A Gentleman’s Private Retreat in Ridgefield, Connecticut
This luxurious take on a “man cave” is just the thing for a dad who adores his family but craves occasional peace and quiet.
When a Connecticut father of three announced his plans to build a personal retreat across the lawn from his spacious Ridgefield home, friends and relatives told him he was crazy. As a financial services professional, he was inclined to agree. The project made no fiscal sense, as it wouldn’t enhance the property’s resale value or provide a return on his investment should he ever decide to sell.
But sometimes, even a money man has to follow his heart. And in this case, that heart craved a private lair that was removed from the hustle and bustle of daily life—a spot where he could work, read, exercise, and enjoy his expansive library in peace.
The project was assigned to architect Mark P. Finlay, who decided to nestle the 4,200-square-foot structure deep into its steep, hillside site, so that the ground floor opens onto an auto court in front and the second floor adjoins an elevated terrace and pool out back. A tapestry of pillowed Connecticut fieldstone covers one wing of the T-shaped structure, while the other is finished in dusky antique barnboards. “I wanted it to look like it might have been an old stone outbuilding, and then they added a barn structure to it over the years,” says Finlay, who was assisted on the project by Jay Valade. “The main idea was to make it look like it had been there forever.”
To reinforce that notion, he repeated the exterior siding inside, banishing all drywall and covering the floors and ceilings with reclaimed oak and chestnut. State-of-the-art lighting and climate control systems lurk beneath these historic trappings, assuring year-round comfort and ease. “We basically made a modern structure and skinned it inside and out with antique materials,” notes builder Jeff Andrews.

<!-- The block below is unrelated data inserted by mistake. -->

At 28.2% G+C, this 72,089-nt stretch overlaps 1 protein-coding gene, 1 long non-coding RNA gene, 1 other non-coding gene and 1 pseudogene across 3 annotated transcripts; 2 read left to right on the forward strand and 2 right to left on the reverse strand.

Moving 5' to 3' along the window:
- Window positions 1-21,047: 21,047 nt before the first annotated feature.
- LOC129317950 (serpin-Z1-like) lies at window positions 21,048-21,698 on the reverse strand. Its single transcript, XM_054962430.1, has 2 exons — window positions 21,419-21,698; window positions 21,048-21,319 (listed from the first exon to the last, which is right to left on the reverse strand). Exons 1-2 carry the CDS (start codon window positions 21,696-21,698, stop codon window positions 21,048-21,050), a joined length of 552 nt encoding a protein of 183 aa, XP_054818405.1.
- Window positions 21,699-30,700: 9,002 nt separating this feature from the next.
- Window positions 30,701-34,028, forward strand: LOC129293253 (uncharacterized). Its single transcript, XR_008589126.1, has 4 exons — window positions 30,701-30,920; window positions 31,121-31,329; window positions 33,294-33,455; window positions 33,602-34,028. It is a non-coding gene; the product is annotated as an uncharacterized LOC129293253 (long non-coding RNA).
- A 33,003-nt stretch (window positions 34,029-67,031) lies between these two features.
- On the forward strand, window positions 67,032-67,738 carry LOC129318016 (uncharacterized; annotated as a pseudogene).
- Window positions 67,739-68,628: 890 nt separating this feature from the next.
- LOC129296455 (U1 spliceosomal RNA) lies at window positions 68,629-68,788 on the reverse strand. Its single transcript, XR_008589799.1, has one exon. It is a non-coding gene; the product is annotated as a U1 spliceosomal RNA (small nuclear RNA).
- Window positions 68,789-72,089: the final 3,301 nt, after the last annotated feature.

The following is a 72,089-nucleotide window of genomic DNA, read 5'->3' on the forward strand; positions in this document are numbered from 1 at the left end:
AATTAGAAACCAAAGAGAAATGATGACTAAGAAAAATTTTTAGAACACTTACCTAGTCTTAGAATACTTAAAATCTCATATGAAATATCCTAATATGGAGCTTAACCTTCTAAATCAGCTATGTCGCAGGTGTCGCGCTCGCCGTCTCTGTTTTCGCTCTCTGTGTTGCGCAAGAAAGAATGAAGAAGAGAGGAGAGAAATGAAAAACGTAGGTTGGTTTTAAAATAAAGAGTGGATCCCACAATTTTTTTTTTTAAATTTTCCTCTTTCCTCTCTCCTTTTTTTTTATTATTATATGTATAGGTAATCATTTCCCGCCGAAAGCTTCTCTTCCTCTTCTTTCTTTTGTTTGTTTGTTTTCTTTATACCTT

The lodge-style aura feels both majestic and cozy, owing to the abundance of natural materials and the way the oversize doors and windows invite the landscape in. Finlay exaggerated the openings to counter the heaviness of the stone walls and admit more sun. “In an antique wood room, the light gets eaten up and it can get very dark very quickly if you’re not careful,” the architect says.
Finlay’s client calls his retreat “the barn.” And while it’s tempting to write off the project as just another “man cave,” the decor defies such easy labeling. “It’s a little more sophisticated and collected than that—and a little more thoughtful,” observes interior designer Tina Anastasia. Although she wanted to honor the structure’s masculine air, she was careful to avoid clichés, opting for a mix of patterns, colors, and provenances that gives the interior an eclectic look.
In the expansive great room, Anastasia assembled a flotilla of large-scale pieces, mixing clubby Ralph Lauren leather sofas (deep enough to nap in) with soigné sapphire club chairs and a contemporary etched-zinc coffee table that stretches nearly seven feet in length. Fine art photographs by Robert Polidori grace the craggy stone walls.